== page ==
Have a Happy Expat Christmas!

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Is this your first Christmas abroad?

First Christmas overseas?

It’s less than a month to go before Christmas. Depending upon where you are in the world the Christmas songs may have been cranked up and the shops may be packed with goodies – and people.

There may be Christmas markets everywhere. And the festive spirit is flowing! Or there may be nothing Christmassy at all. It depends where you are and what you’re used to. Everything may be so far removed from your home country’s traditions that you just don’t know where to find what you need to fulfil your Christmas dreams.

Christmas is all about the tradition and family, so living overseas can mean a very different Christmas experience for you. Your first Christmas overseas can be a very different, unusual and often surreal experience.

You may be travelling for the holiday season; you may be flying back home; or to another country, or perhaps you have family or friends travelling to spend the holidays with you.

Each family and each country have different Christmas traditions and that’s what makes it so special.

It’s a good idea to try and carry some of your existing family traditions with you to your new country. Particularly if you have young children as it helps them settle into their new expat life. So, whatever family traditions you are used to it’s helpful to try to recreate at least some of these to make Christmas abroad feel like Christmas at home.

However, it’s also a great opportunity to create new traditions and customs, which in future years you can take with you to the next place. Think of these new traditions as enhancements. I collect Christmas tree baubles from around the world so each year, these gorgeous enhancements remind me of special Christmases past.

Christmas is a composite of family traditions taken from yours and your partner’s families. Then, as you have children you create your own joint set of traditions, and so it is with spending Christmas abroad. The holiday season evolves to suit your life; your wishes, your needs and your situation.

If your life is made up of living in different countries, then it makes sense to celebrate this and take a little piece of each country with you each time you celebrate Christmas. Embrace where you are right now. Living overseas means you can also celebrate something very special about where you are. It may not be a tradition you can take with you in future but embrace what’s there and really enjoy what is special about spending Christmas in that particular country. For example, you could be living somewhere where you could go swimming on Christmas Day. Or something more relevant to where you are!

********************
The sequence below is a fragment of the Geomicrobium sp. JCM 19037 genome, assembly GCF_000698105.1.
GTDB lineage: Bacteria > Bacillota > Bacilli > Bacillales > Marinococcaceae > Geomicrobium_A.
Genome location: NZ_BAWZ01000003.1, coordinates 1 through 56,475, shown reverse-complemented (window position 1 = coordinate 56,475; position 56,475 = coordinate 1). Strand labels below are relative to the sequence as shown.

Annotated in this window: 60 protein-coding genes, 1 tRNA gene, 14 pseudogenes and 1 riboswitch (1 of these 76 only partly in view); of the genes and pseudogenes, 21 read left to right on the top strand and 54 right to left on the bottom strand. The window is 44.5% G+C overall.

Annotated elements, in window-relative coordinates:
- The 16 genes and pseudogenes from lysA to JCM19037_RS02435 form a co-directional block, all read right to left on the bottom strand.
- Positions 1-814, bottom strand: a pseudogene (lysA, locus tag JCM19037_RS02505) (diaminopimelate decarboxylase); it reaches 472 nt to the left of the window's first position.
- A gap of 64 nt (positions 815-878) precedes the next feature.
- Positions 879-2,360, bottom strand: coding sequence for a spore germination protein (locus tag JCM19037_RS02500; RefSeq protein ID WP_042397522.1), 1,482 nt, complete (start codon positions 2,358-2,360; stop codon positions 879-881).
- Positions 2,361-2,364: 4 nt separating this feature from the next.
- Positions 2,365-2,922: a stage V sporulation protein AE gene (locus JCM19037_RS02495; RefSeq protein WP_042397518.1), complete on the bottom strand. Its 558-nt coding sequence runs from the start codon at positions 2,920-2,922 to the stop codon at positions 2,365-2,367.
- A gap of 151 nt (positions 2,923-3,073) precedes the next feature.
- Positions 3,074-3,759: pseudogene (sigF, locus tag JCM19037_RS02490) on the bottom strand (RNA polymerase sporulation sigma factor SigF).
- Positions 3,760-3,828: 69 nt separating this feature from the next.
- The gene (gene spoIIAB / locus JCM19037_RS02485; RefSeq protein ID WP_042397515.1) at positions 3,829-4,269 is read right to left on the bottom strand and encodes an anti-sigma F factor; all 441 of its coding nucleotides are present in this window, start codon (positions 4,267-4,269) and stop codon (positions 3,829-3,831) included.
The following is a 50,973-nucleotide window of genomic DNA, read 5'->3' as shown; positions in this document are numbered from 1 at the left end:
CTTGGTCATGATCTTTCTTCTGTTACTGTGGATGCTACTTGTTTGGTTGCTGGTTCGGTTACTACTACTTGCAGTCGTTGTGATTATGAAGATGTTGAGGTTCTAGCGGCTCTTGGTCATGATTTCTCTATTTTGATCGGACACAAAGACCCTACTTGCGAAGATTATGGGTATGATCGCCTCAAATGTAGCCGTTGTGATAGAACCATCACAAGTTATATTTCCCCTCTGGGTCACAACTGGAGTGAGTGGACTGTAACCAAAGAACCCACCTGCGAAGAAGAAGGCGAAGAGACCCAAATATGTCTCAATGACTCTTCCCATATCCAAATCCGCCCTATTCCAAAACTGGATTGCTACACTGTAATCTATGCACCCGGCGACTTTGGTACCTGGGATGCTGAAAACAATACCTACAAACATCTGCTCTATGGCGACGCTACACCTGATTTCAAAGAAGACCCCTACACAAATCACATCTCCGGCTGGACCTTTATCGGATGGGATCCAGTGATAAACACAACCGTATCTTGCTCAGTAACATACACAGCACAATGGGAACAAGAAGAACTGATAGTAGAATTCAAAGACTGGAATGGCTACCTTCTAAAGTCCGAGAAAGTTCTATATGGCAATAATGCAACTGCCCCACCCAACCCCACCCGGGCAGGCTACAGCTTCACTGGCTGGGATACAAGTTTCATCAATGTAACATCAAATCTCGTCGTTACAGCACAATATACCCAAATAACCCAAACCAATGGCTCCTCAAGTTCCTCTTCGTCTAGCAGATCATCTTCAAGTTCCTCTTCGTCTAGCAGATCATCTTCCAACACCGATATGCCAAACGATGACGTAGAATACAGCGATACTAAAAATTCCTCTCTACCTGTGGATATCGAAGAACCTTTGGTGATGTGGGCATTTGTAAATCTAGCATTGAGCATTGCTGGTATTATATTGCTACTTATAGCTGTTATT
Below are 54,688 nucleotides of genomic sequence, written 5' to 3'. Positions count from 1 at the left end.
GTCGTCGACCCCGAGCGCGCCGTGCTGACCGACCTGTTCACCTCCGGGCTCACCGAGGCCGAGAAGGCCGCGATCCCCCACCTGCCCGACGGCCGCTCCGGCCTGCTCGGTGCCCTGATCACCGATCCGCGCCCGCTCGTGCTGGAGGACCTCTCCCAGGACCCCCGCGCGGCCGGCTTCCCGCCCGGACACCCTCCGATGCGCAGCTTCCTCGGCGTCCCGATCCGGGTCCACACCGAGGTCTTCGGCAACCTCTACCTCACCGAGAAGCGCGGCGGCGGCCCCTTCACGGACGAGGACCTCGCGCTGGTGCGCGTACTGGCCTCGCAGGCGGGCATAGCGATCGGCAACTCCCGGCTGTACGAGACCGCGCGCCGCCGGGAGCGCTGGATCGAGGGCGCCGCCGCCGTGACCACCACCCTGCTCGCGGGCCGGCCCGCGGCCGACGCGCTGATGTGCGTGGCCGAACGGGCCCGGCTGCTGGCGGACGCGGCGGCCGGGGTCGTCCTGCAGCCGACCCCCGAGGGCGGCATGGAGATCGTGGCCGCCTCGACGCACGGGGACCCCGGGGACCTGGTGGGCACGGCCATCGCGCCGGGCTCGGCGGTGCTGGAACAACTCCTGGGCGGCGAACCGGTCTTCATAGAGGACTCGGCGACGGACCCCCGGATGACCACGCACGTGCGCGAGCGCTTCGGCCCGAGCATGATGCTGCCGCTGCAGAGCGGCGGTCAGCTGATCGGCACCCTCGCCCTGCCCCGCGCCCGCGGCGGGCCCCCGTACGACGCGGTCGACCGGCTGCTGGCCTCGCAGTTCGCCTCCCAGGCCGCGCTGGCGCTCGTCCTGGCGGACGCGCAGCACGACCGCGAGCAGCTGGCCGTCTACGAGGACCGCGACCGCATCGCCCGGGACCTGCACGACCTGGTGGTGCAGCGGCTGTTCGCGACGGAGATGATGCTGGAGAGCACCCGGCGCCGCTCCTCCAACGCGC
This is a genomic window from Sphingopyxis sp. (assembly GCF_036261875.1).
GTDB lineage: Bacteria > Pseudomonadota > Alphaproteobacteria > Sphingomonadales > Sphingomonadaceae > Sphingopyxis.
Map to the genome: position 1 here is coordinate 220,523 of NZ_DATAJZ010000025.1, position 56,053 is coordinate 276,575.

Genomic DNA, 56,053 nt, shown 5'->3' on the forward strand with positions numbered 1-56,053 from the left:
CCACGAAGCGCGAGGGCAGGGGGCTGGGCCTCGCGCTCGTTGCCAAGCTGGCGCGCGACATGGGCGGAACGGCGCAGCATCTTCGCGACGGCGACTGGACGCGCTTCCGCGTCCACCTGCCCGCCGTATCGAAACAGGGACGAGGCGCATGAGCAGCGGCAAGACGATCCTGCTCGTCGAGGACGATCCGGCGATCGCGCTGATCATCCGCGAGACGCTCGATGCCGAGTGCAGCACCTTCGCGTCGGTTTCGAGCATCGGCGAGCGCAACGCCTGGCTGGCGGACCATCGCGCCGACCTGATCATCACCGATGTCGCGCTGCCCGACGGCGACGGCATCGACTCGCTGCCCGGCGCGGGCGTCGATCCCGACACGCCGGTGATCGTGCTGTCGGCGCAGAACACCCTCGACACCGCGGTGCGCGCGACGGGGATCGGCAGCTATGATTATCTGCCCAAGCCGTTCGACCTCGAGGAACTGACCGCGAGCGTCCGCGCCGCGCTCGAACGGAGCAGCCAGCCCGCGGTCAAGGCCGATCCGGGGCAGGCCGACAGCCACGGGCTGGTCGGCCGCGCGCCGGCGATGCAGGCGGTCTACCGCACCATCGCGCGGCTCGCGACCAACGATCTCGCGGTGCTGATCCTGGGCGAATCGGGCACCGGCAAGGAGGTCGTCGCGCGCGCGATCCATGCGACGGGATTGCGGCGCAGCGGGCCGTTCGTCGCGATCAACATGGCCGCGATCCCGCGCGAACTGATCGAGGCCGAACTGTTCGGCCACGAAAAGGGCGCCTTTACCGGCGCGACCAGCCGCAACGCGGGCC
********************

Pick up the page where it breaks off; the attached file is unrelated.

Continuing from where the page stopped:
Think about what is most important at Christmas for you.

What is it about? Giving the children a really exciting time? Making other people happy? Keeping up certain traditions? Relaxing? Consider what Christmas is really about for you and not what the magazines and television say makes the perfect Christmas.

What makes this Christmas different from previous Christmases? Apart from your location, of course. Chances are, it means there will be some people missing from the family dinner.

Obviously, Christmas is a time where we think about being with our loved ones, near and far. If you can’t be with your family, then perhaps set times to connect with them. Everyone is busy on Christmas Day and we all have our own schedules and, of course, time zones. You don’t want to phone someone just as they’re sitting down to the big meal so do your ‘time zone maths’ and plan ahead. Modern technology means we can connect with someone on the other side of the world easier than ever before. You could even Skype Grandma as the grandchildren are opening their presents so she can feel part of it and not miss out.

Having said that, don’t make the people you’re missing more important than the people you’re with.

Christmas is also about food! Don’t assume you can find a turkey where you’re living now. Have a dinner plan B. Not all countries celebrate Christmas. Not all countries have turkeys. Don’t assume you will simply be able to pop out and get what you want. Be flexible in your planning, especially if you haven’t yet had chance to spend much time in your new country before this event. Depending on where you are, you may find an international supermarket where celebration and other familiar food is sold, but expect to pay a premium for certain items. International supermarkets generally only exist in places where there is a large expat population, and therefore the demand – and the price – is high.

Don’t get stressed.

It could be you’ve been organising a Christmas based on what you thought makes you happy according to previous years rather than based on your current reality of your family and living abroad. This could be the chance to rip up the rule book and do something completely different!

Beware of making this holiday season all about one day, the 25th because then there’s quite a comedown after that. Especially when you have little over-excited kids around. So, try to enjoy the run-up as well. How can you make it fun? Plan ahead and have fun exploring when the kids are on their school holidays. When you live overseas there are so many new places to explore, new experiences to enjoy and it spreads out the fun.

Essentially you just need to work out how you can have fun and don’t stress about it all. If you are away from the big family and home traditions, look at this as a chance to have a very special and unique Christmas.

Finally, when the big day comes, have a fantastic Christmas full of love, laughter and good health.

I hope you have a wonderful Christmas, wherever you are!

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